Tuesday, February 14, 2012
Qteros: Here Today. Gone Tomorrow?
Following private alternative energy companies offers unique challenges for those of us accustomed the myriad news feeds available for public companies. We check as often as possible with the private operations, mostly just to make certain they are still around. The challenges of alternative energy technology have a way of weeding out developers at a fairly high rate.
It was a bit unnerving the other day, looking for news from Qteros (former SunEthanol) only to find that the corporate website appeared blank in our web browser. Only after multiple attempts from several different computers were we able to get the site to display. Virtual presence - or the lack thereof - means nothing so we tried a phone call only to get no answer at the corporate phone number. Hmmm?
The most recent news article we could find about Qteros was dated November 2011 on the CNN Fortune Money site. The author cites several sources suggesting the company is being “wound down,” whatever that means. A licensing model was one possible outcome. Qteros was attempting a cellulosic ethanol process with its Q Microbe, an anaerobic micro-organism, that Qteros scientists and engineers think has the right stuff to process a variety of feedstocks into ethanol.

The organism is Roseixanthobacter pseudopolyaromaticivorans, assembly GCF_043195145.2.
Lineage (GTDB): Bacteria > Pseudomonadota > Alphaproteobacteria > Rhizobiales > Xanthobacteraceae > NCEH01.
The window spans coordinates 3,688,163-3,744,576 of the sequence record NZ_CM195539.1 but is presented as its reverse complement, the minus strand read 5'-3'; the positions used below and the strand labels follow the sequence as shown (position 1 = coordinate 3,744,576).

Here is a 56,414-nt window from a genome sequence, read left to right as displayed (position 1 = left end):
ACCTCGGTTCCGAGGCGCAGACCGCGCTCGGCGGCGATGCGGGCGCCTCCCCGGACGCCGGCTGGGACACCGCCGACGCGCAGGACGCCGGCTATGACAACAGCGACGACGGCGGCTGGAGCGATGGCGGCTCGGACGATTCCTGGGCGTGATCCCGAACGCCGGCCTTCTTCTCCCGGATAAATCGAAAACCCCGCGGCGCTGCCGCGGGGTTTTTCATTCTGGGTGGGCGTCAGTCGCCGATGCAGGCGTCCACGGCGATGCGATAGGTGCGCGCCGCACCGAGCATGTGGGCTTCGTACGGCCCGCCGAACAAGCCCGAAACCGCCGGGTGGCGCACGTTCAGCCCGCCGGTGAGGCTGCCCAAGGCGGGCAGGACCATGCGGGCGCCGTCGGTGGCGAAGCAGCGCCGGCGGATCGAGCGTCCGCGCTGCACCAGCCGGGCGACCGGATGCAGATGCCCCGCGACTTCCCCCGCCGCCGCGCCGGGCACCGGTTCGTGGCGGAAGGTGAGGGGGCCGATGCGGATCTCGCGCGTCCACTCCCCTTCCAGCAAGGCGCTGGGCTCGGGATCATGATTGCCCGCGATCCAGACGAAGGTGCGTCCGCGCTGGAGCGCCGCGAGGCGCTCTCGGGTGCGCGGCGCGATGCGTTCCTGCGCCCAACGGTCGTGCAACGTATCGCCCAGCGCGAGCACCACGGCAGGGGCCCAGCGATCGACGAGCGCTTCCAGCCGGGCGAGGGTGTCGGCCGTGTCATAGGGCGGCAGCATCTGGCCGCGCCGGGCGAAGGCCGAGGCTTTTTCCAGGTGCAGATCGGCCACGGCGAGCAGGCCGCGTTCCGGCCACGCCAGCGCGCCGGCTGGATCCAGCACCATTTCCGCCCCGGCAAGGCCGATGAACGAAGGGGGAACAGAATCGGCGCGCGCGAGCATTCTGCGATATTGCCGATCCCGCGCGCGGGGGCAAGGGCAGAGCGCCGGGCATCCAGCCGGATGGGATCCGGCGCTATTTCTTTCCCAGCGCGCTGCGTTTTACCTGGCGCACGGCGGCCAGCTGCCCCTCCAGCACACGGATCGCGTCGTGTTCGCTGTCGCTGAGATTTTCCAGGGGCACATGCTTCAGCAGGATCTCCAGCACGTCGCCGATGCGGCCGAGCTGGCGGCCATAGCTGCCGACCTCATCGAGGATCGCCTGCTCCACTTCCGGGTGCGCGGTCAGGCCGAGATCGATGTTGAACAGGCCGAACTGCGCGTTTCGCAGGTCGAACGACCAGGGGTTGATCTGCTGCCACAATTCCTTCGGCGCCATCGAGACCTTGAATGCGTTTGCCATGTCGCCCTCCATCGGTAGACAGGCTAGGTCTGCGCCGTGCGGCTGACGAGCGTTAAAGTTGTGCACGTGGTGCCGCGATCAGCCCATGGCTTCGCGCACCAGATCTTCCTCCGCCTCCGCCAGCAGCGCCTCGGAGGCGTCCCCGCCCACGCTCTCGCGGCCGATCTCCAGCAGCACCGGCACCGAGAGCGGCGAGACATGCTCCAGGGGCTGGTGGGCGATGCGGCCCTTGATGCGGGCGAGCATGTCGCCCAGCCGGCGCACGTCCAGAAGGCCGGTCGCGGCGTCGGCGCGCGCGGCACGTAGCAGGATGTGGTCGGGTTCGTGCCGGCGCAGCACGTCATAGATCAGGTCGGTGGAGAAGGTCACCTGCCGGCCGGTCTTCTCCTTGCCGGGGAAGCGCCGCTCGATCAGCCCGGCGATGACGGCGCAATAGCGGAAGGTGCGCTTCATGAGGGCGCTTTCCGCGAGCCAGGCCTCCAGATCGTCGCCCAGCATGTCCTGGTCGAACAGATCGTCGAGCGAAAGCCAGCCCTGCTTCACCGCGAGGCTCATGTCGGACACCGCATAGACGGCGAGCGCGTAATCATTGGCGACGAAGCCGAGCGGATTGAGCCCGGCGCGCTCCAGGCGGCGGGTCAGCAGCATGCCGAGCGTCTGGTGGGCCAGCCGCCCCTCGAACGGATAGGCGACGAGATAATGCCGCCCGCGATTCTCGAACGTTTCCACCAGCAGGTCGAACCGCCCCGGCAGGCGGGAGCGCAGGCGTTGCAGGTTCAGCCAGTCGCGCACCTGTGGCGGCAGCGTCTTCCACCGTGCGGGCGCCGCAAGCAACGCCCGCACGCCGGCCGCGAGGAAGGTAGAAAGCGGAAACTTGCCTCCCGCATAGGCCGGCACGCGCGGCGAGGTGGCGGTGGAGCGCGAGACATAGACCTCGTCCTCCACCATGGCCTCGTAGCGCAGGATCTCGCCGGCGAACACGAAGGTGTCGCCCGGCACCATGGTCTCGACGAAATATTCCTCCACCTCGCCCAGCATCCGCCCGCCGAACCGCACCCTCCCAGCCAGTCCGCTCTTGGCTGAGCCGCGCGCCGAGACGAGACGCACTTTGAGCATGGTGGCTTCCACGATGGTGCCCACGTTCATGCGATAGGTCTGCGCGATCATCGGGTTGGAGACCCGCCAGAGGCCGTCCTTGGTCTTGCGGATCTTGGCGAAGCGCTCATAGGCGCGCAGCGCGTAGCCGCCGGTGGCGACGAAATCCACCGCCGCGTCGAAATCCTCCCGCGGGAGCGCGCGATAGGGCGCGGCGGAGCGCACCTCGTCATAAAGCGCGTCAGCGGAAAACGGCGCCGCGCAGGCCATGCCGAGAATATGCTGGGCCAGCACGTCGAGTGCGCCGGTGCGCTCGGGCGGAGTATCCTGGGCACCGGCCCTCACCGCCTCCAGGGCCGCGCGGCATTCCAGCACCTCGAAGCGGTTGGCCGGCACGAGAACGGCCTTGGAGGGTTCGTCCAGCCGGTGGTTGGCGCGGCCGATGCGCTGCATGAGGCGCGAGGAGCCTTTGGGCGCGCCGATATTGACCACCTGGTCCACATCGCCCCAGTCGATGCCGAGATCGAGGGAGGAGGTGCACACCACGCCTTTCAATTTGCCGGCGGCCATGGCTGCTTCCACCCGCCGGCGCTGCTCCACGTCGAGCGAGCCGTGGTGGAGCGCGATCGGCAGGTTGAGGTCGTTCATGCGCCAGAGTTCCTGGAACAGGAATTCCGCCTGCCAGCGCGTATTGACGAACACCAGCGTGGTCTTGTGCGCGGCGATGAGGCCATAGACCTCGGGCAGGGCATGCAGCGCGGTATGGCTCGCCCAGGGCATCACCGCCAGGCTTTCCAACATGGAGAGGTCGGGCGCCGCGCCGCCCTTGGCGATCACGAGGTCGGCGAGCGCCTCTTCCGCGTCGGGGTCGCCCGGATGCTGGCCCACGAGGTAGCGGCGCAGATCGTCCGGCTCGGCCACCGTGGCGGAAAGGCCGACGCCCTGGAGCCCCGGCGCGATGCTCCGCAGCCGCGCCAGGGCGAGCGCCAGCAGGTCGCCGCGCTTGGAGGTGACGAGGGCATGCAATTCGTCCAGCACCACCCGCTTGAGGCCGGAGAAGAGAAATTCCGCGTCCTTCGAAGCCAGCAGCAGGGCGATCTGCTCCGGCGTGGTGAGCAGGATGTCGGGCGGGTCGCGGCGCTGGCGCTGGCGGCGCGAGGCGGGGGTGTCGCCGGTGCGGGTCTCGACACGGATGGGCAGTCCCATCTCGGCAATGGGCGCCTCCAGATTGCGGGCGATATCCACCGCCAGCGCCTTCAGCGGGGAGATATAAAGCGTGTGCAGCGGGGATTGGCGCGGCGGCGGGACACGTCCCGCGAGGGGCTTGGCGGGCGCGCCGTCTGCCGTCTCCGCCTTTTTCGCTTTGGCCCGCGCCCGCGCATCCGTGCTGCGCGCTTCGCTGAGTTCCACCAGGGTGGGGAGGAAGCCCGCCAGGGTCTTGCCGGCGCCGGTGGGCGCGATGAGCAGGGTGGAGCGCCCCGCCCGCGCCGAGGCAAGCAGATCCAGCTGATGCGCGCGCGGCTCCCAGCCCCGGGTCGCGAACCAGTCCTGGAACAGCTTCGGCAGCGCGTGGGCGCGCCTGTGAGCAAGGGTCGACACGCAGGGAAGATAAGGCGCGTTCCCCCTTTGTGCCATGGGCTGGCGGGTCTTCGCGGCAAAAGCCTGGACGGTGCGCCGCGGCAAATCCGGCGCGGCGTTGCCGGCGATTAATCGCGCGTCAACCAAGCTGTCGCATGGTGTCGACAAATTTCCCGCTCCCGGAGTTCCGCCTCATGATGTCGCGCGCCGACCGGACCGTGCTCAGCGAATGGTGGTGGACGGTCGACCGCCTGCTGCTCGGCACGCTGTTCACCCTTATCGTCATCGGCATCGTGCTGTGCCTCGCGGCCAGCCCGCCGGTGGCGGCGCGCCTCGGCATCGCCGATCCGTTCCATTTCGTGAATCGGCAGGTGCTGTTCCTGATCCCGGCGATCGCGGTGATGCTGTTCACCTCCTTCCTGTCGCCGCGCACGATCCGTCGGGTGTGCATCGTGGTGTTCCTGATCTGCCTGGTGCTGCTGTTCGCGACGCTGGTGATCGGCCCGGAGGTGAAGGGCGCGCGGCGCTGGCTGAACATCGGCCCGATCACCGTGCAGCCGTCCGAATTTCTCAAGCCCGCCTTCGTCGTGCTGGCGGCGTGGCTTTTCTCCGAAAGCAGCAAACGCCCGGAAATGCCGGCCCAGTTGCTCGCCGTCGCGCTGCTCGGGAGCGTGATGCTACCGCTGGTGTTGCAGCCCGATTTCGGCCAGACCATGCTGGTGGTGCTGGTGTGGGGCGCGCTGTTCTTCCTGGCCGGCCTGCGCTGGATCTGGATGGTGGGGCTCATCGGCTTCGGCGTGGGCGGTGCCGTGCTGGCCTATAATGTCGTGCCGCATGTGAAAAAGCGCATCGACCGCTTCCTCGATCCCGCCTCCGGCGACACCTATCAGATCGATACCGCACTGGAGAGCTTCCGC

It appears that new leadership is at the helm at Qteros. The SVP of Commercial Development and Engineering, Mick Sawka, was promoted to CEO. Judging by Qteros announcements the last CEO spent a lot of time making presentations as investor conferences. In my view, this company needs to make an announcement related to commercialization. The new CEO claims experience in “managing R&D, business, licensing, and acquisition efforts has been demonstrated in both development-stage and large-scale organizations.” Minority investors like you and me have “no dog in this fight” but it will be interesting to see who will ultimately gain value from the development work that was done at Qteros - the private equity and venture funds that bankrolled Qteros or some licensor of the Q Microbe.
Neither the author of the Small Cap Strategist web log, Crystal Equity Research nor its affiliates have a beneficial interest in the companies mentioned herein.